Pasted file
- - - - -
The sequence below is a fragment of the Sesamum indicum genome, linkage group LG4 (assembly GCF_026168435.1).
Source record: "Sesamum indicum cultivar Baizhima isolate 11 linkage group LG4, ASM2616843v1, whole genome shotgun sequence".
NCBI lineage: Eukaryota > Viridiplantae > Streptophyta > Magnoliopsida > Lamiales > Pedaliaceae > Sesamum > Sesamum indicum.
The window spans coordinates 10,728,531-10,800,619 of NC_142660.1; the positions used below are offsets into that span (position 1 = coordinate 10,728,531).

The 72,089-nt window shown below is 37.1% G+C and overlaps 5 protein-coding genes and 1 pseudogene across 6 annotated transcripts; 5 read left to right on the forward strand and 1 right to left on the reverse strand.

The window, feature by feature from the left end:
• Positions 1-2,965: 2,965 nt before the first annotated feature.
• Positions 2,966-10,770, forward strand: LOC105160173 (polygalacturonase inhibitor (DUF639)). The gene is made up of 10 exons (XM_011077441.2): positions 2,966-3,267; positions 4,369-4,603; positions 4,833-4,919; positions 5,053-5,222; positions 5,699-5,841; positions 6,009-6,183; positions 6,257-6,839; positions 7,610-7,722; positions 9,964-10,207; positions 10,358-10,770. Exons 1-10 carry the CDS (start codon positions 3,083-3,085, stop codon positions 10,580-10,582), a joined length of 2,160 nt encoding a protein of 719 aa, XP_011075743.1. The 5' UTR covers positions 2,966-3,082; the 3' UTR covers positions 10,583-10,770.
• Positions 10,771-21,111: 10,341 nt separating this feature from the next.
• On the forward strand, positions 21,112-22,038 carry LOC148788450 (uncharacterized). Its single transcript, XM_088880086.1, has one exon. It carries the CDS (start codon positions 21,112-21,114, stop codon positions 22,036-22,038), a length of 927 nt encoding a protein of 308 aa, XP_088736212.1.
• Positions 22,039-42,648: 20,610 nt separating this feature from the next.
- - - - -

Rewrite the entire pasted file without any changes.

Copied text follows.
The sequence below is a fragment of the Sesamum indicum genome, linkage group LG4 (assembly GCF_026168435.1).
Source record: "Sesamum indicum cultivar Baizhima isolate 11 linkage group LG4, ASM2616843v1, whole genome shotgun sequence".
NCBI lineage: Eukaryota > Viridiplantae > Streptophyta > Magnoliopsida > Lamiales > Pedaliaceae > Sesamum > Sesamum indicum.
The window spans coordinates 10,728,531-10,800,619 of NC_142660.1; the positions used below are offsets into that span (position 1 = coordinate 10,728,531).

The 72,089-nt window shown below is 37.1% G+C and overlaps 5 protein-coding genes and 1 pseudogene across 6 annotated transcripts; 5 read left to right on the forward strand and 1 right to left on the reverse strand.

The window, feature by feature from the left end:
• Positions 1-2,965: 2,965 nt before the first annotated feature.
• Positions 2,966-10,770, forward strand: LOC105160173 (polygalacturonase inhibitor (DUF639)). The gene is made up of 10 exons (XM_011077441.2): positions 2,966-3,267; positions 4,369-4,603; positions 4,833-4,919; positions 5,053-5,222; positions 5,699-5,841; positions 6,009-6,183; positions 6,257-6,839; positions 7,610-7,722; positions 9,964-10,207; positions 10,358-10,770. Exons 1-10 carry the CDS (start codon positions 3,083-3,085, stop codon positions 10,580-10,582), a joined length of 2,160 nt encoding a protein of 719 aa, XP_011075743.1. The 5' UTR covers positions 2,966-3,082; the 3' UTR covers positions 10,583-10,770.
• Positions 10,771-21,111: 10,341 nt separating this feature from the next.
• On the forward strand, positions 21,112-22,038 carry LOC148788450 (uncharacterized). Its single transcript, XM_088880086.1, has one exon. It carries the CDS (start codon positions 21,112-21,114, stop codon positions 22,036-22,038), a length of 927 nt encoding a protein of 308 aa, XP_088736212.1.
• Positions 22,039-42,648: 20,610 nt separating this feature from the next.